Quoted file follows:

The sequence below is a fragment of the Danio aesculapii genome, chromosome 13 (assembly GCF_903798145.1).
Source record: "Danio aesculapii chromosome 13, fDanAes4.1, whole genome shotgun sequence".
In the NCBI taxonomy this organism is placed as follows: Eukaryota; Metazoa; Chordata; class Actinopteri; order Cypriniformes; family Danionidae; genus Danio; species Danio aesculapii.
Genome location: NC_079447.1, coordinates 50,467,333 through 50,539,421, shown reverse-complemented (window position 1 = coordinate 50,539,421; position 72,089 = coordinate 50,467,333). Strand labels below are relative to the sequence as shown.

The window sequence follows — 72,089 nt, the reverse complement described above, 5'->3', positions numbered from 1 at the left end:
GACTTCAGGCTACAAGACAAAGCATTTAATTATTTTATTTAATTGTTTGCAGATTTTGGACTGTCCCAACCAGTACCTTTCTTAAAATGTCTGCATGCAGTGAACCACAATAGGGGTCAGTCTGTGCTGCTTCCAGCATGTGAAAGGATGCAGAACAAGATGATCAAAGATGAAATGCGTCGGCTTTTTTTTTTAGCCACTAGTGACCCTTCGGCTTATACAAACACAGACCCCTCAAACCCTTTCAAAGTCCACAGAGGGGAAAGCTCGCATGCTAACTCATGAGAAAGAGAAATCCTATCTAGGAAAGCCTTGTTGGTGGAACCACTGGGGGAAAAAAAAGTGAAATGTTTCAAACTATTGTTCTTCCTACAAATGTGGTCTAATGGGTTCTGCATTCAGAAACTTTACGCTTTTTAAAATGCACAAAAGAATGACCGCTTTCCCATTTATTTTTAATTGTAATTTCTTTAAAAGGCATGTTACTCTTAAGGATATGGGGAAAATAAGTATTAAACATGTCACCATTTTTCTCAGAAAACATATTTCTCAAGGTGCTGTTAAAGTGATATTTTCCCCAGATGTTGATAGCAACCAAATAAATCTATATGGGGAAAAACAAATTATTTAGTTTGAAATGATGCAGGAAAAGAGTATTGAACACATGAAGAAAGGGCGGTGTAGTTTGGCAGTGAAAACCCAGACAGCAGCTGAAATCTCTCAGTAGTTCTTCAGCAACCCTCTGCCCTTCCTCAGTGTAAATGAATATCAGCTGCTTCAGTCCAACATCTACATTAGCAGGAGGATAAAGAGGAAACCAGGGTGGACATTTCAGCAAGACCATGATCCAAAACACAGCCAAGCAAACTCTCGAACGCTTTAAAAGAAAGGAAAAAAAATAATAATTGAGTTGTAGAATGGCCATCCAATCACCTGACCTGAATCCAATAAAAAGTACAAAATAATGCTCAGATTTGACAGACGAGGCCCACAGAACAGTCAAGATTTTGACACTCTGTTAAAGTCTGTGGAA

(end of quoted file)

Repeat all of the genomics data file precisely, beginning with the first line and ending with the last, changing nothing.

The sequence below is a fragment of the Danio aesculapii genome, chromosome 13 (assembly GCF_903798145.1).
Source record: "Danio aesculapii chromosome 13, fDanAes4.1, whole genome shotgun sequence".
In the NCBI taxonomy this organism is placed as follows: Eukaryota; Metazoa; Chordata; class Actinopteri; order Cypriniformes; family Danionidae; genus Danio; species Danio aesculapii.
Genome location: NC_079447.1, coordinates 50,467,333 through 50,539,421, shown reverse-complemented (window position 1 = coordinate 50,539,421; position 72,089 = coordinate 50,467,333). Strand labels below are relative to the sequence as shown.

The window sequence follows — 72,089 nt, the reverse complement described above, 5'->3', positions numbered from 1 at the left end:
GACTTCAGGCTACAAGACAAAGCATTTAATTATTTTATTTAATTGTTTGCAGATTTTGGACTGTCCCAACCAGTACCTTTCTTAAAATGTCTGCATGCAGTGAACCACAATAGGGGTCAGTCTGTGCTGCTTCCAGCATGTGAAAGGATGCAGAACAAGATGATCAAAGATGAAATGCGTCGGCTTTTTTTTTTAGCCACTAGTGACCCTTCGGCTTATACAAACACAGACCCCTCAAACCCTTTCAAAGTCCACAGAGGGGAAAGCTCGCATGCTAACTCATGAGAAAGAGAAATCCTATCTAGGAAAGCCTTGTTGGTGGAACCACTGGGGGAAAAAAAAGTGAAATGTTTCAAACTATTGTTCTTCCTACAAATGTGGTCTAATGGGTTCTGCATTCAGAAACTTTACGCTTTTTAAAATGCACAAAAGAATGACCGCTTTCCCATTTATTTTTAATTGTAATTTCTTTAAAAGGCATGTTACTCTTAAGGATATGGGGAAAATAAGTATTAAACATGTCACCATTTTTCTCAGAAAACATATTTCTCAAGGTGCTGTTAAAGTGATATTTTCCCCAGATGTTGATAGCAACCAAATAAATCTATATGGGGAAAAACAAATTATTTAGTTTGAAATGATGCAGGAAAAGAGTATTGAACACATGAAGAAAGGGCGGTGTAGTTTGGCAGTGAAAACCCAGACAGCAGCTGAAATCTCTCAGTAGTTCTTCAGCAACCCTCTGCCCTTCCTCAGTGTAAATGAATATCAGCTGCTTCAGTCCAACATCTACATTAGCAGGAGGATAAAGAGGAAACCAGGGTGGACATTTCAGCAAGACCATGATCCAAAACACAGCCAAGCAAACTCTCGAACGCTTTAAAAGAAAGGAAAAAAAATAATAATTGAGTTGTAGAATGGCCATCCAATCACCTGACCTGAATCCAATAAAAAGTACAAAATAATGCTCAGATTTGACAGACGAGGCCCACAGAACAGTCAAGATTTTGACACTCTGTTAAAGTCTGTGGAA